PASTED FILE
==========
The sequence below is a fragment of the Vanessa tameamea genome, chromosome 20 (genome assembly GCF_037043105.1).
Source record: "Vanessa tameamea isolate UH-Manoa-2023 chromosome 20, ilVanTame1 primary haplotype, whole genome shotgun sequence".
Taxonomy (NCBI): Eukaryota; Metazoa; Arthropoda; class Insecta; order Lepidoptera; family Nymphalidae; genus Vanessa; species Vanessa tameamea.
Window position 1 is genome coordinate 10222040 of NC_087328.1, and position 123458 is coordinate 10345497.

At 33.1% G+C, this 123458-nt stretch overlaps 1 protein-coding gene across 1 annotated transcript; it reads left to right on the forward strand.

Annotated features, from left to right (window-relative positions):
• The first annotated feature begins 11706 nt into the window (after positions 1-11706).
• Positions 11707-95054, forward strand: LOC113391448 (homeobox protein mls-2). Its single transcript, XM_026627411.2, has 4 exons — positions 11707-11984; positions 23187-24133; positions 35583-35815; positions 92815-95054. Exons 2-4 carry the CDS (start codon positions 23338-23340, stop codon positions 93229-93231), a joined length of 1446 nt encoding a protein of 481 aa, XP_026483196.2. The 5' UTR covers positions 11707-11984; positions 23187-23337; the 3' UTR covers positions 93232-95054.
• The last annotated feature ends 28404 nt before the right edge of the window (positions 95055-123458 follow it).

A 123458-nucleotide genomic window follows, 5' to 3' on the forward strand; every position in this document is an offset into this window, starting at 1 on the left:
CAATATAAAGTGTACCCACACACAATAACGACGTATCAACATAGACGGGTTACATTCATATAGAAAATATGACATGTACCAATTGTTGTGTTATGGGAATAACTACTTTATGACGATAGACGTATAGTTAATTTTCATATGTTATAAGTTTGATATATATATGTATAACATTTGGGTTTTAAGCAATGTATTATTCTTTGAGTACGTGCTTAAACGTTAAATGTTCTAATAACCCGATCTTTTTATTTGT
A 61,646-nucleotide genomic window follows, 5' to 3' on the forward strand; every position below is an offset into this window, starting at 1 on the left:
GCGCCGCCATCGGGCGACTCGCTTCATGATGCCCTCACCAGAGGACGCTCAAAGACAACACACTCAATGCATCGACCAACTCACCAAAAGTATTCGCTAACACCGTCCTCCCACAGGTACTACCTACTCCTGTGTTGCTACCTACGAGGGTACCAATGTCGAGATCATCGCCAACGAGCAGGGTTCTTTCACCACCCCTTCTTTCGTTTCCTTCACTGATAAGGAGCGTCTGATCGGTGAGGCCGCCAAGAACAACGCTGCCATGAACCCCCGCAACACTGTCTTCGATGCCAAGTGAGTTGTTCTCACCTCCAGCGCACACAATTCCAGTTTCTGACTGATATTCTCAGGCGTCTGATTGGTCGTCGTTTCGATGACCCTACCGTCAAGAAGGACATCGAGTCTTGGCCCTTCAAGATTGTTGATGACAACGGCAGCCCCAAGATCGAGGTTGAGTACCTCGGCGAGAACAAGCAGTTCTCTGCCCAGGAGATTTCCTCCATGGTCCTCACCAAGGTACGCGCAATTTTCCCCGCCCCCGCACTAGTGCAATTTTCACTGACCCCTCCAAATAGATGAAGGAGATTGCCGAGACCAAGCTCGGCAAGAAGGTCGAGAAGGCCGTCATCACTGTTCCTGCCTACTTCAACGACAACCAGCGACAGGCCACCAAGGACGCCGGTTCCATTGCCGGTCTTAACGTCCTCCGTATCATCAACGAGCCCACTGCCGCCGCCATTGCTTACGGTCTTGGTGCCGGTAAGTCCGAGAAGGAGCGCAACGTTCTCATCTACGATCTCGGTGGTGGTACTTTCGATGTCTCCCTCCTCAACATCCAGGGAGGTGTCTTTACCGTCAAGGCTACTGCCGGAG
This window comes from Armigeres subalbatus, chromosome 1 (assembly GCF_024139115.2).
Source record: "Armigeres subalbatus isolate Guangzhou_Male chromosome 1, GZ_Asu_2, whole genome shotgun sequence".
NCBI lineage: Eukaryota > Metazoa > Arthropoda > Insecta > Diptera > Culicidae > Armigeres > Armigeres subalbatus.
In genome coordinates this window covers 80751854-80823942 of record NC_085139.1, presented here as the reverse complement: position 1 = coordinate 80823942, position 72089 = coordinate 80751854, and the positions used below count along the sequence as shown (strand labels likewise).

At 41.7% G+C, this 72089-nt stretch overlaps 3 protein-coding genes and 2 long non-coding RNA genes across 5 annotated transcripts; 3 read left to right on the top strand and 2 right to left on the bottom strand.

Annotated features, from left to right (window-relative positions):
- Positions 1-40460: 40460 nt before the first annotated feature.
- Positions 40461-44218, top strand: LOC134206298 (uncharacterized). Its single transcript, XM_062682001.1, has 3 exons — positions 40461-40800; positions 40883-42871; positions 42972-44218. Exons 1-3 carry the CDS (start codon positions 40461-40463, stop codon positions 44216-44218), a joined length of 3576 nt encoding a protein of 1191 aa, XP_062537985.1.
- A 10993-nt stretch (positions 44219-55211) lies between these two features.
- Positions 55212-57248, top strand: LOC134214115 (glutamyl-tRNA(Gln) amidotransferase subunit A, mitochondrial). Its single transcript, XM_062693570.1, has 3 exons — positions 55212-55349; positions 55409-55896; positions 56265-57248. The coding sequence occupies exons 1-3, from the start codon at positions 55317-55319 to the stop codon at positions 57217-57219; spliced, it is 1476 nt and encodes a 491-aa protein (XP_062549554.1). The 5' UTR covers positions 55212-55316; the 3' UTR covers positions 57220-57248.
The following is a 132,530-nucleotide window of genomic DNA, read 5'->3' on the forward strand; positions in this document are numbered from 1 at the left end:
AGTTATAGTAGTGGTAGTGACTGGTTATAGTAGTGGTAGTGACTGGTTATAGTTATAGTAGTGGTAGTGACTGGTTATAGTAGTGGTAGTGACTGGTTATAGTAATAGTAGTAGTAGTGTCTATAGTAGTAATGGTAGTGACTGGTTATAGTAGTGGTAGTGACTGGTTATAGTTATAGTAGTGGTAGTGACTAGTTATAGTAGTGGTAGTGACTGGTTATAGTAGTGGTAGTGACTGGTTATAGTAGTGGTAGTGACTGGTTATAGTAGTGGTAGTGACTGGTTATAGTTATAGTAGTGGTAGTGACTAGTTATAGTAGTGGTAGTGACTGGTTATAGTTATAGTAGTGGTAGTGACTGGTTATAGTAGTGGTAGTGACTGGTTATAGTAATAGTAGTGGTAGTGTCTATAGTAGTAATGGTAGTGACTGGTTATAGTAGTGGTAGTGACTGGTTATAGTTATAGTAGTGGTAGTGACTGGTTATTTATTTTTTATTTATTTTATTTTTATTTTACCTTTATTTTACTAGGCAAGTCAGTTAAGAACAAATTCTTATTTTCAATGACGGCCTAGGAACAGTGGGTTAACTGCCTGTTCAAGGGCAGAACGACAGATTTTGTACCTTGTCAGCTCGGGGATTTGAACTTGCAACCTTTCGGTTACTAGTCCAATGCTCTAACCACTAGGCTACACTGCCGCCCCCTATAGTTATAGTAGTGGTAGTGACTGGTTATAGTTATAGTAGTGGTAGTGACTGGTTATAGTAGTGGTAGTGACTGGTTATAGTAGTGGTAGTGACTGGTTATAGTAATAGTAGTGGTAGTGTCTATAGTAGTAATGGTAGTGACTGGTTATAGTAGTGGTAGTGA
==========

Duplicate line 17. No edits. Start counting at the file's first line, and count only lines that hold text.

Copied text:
In genome coordinates this window covers 80751854-80823942 of record NC_085139.1, presented here as the reverse complement: position 1 = coordinate 80823942, position 72089 = coordinate 80751854, and the positions used below count along the sequence as shown (strand labels likewise).